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Ryan Ameri
Ryan Ameri

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Mastering Hard Parts of JavaScript: Callbacks IV

Exercise 17

Create a function commutative that accepts two callbacks and a value. commutative will return a boolean indicating if the passing the value into the first function, and then passing the resulting output into the second function, yields the same output as the same operation with the order of the functions reversed (passing the value into the second function, and then passing the output into the first function).

const multBy3 = (n) => n * 3;
const divBy4 = (n) => n / 4;
const subtract5 = (n) => n - 5;
console.log(commutative(multBy3, divBy4, 11));

should log true

console.log(commutative(multBy3, subtract5, 10));

should log false

console.log(commutative(divBy4, subtract5, 48));

should log false

Solution 17

function commutative(func1, func2, value) {
  return func1(func2(value)) === func2(func1(value)) ? true : false;

The explanation might look daunting, but once you delve into it, you'll realise that it's actually a rather simple exercise, it just requires good understanding of callbacks (which is the point of all of these really!) The question is, if we pass the value to the first function, is the result equal to passing it to the second function?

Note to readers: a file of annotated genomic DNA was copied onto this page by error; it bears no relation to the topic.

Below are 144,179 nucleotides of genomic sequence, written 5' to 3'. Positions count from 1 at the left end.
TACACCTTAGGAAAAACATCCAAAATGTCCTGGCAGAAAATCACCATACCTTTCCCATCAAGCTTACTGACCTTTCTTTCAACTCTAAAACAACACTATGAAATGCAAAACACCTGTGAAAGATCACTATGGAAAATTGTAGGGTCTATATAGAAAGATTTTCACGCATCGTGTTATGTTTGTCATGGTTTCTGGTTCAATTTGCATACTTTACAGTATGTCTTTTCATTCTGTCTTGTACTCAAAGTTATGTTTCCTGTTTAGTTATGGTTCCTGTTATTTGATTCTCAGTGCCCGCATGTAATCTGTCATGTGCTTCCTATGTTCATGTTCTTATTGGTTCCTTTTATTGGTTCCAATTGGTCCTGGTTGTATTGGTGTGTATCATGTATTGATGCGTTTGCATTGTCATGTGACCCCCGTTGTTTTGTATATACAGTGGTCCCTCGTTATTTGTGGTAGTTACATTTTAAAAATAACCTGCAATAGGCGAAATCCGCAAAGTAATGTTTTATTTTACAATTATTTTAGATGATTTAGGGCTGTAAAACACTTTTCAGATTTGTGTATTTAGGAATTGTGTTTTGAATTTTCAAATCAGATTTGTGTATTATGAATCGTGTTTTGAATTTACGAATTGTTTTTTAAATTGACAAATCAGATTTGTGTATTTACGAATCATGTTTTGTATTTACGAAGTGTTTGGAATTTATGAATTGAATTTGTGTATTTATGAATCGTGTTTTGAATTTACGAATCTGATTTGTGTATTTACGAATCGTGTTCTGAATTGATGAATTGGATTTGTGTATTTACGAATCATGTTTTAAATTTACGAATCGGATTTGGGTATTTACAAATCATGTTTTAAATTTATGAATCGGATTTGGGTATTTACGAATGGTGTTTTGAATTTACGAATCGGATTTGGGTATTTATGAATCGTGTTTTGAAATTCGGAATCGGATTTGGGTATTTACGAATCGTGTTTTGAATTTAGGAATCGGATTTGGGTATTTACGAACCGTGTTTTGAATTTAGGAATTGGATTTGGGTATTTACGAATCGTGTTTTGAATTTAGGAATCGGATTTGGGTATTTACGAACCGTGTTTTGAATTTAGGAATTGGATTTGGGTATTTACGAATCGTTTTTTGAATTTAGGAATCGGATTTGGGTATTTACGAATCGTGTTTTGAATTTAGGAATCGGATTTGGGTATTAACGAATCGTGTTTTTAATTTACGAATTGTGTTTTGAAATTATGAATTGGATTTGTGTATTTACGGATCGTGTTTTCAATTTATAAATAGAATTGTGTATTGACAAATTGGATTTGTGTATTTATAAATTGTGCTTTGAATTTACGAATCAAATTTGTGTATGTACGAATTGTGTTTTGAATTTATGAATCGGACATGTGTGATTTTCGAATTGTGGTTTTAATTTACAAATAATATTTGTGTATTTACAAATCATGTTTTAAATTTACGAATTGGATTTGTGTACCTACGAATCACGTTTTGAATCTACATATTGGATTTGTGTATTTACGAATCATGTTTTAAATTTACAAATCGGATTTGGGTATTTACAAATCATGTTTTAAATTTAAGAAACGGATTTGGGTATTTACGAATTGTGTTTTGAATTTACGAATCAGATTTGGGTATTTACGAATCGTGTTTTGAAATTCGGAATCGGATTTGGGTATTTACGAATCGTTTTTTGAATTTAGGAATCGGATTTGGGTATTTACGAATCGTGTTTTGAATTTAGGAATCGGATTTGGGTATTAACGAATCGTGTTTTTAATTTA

Using the ternary operator for simple statements like this can make the code both concise and readable. Just note that you have to put the return statemtn before the first operand.

Exercise 18

Create a function objFilter that accepts an object and a callback. objFilter should make a new object, and then iterate through the passed-in object, using each key as input for the callback. If the output from the callback is equal to the corresponding value, then that key-value pair is copied into the new object. objFilter will return this new object.

const startingObj = {};
startingObj[6] = 3;
startingObj[2] = 1;
startingObj[12] = 4;
const half = (n) => n / 2;
console.log(objFilter(startingObj, half));

should log { 2: 1, 6: 3 }

Solution 18